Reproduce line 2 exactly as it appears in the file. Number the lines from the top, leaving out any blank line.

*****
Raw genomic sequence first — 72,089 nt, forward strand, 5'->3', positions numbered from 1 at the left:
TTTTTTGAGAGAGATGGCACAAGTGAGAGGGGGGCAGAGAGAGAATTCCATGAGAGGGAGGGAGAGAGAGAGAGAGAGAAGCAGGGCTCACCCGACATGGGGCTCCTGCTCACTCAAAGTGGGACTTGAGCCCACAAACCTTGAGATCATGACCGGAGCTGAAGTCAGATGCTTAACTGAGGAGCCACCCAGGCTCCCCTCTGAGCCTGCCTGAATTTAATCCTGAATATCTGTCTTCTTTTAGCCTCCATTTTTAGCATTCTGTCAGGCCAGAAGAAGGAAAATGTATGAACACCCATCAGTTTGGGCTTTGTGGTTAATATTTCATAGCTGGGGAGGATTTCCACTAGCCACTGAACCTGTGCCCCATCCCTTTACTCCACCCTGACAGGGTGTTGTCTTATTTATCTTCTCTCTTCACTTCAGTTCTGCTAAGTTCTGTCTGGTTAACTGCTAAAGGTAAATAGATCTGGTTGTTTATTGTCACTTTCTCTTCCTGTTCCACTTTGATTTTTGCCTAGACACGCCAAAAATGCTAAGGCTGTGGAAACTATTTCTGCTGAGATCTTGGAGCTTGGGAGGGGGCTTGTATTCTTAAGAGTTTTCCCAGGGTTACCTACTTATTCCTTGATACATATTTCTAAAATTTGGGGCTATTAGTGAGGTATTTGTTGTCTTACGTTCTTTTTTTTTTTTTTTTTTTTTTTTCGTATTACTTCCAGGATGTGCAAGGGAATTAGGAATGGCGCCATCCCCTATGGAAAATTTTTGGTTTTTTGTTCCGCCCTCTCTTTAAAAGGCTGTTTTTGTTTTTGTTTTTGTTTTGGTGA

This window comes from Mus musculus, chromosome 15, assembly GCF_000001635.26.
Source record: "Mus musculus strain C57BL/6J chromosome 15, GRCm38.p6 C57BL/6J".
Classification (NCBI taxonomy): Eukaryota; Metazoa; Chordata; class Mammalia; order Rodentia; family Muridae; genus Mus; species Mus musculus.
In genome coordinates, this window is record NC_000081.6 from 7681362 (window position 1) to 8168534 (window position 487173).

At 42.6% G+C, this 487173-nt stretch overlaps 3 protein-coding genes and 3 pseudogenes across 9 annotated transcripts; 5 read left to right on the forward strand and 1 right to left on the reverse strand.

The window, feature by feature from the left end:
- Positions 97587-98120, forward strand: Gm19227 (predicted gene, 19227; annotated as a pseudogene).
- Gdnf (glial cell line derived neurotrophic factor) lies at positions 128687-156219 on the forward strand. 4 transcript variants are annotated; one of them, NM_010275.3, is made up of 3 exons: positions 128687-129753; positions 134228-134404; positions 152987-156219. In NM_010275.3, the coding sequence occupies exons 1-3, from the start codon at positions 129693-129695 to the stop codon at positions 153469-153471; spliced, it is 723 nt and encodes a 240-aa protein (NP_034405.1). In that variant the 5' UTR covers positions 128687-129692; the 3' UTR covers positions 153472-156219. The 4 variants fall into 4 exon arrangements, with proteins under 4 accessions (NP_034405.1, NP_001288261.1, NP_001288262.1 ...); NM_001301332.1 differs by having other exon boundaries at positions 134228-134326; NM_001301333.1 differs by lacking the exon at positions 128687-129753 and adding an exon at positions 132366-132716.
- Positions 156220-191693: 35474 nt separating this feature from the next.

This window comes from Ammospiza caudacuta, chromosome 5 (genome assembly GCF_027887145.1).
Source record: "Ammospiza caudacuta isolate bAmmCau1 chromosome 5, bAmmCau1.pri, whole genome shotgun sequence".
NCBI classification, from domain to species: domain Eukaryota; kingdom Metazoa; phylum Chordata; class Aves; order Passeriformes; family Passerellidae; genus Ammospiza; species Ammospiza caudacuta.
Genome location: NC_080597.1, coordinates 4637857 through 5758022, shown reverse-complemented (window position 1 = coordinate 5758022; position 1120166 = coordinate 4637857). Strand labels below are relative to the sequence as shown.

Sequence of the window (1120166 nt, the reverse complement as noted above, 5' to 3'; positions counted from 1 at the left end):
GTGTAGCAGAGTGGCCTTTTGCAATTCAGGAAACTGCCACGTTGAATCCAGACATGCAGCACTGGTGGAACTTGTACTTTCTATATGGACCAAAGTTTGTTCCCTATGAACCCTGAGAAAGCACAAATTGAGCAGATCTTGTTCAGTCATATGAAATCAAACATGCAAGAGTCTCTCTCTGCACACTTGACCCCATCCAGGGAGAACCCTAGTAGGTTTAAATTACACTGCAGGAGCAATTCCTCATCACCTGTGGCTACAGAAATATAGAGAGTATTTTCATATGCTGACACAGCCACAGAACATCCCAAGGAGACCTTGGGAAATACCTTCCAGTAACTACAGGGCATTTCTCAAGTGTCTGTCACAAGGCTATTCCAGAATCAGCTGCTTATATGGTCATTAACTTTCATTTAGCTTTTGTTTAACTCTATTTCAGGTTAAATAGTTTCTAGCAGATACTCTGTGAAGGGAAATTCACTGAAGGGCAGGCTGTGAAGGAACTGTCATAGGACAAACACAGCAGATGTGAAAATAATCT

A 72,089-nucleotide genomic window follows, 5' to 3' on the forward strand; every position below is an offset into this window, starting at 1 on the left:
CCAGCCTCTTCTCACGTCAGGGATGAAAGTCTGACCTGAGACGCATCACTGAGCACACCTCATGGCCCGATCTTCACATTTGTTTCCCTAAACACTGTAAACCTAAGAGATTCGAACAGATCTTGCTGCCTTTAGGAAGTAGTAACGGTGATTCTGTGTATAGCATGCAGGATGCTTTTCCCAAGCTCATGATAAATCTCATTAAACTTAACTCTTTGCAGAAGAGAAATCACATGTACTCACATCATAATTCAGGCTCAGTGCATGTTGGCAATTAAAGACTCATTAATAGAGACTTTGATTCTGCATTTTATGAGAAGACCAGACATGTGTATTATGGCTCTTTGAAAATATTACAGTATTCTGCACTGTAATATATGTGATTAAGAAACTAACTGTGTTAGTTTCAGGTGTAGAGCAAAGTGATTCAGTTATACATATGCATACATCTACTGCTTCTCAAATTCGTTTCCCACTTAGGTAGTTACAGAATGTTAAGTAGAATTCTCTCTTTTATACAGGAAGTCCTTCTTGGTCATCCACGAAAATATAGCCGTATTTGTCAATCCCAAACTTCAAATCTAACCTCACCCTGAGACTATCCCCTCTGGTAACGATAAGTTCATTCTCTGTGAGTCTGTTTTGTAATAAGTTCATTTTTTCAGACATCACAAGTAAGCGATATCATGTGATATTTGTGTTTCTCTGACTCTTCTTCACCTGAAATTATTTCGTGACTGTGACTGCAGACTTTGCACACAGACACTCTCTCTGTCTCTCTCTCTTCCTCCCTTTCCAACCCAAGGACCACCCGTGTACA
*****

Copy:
TTTTTTGAGAGAGATGGCACAAGTGAGAGGGGGGCAGAGAGAGAATTCCATGAGAGGGAGGGAGAGAGAGAGAGAGAGAAGCAGGGCTCACCCGACATGGGGCTCCTGCTCACTCAAAGTGGGACTTGAGCCCACAAACCTTGAGATCATGACCGGAGCTGAAGTCAGATGCTTAACTGAGGAGCCACCCAGGCTCCCCTCTGAGCCTGCCTGAATTTAATCCTGAATATCTGTCTTCTTTTAGCCTCCATTTTTAGCATTCTGTCAGGCCAGAAGAAGGAAAATGTATGAACACCCATCAGTTTGGGCTTTGTGGTTAATATTTCATAGCTGGGGAGGATTTCCACTAGCCACTGAACCTGTGCCCCATCCCTTTACTCCACCCTGACAGGGTGTTGTCTTATTTATCTTCTCTCTTCACTTCAGTTCTGCTAAGTTCTGTCTGGTTAACTGCTAAAGGTAAATAGATCTGGTTGTTTATTGTCACTTTCTCTTCCTGTTCCACTTTGATTTTTGCCTAGACACGCCAAAAATGCTAAGGCTGTGGAAACTATTTCTGCTGAGATCTTGGAGCTTGGGAGGGGGCTTGTATTCTTAAGAGTTTTCCCAGGGTTACCTACTTATTCCTTGATACATATTTCTAAAATTTGGGGCTATTAGTGAGGTATTTGTTGTCTTACGTTCTTTTTTTTTTTTTTTTTTTTTTTTCGTATTACTTCCAGGATGTGCAAGGGAATTAGGAATGGCGCCATCCCCTATGGAAAATTTTTGGTTTTTTGTTCCGCCCTCTCTTTAAAAGGCTGTTTTTGTTTTTGTTTTTGTTTTGGTGA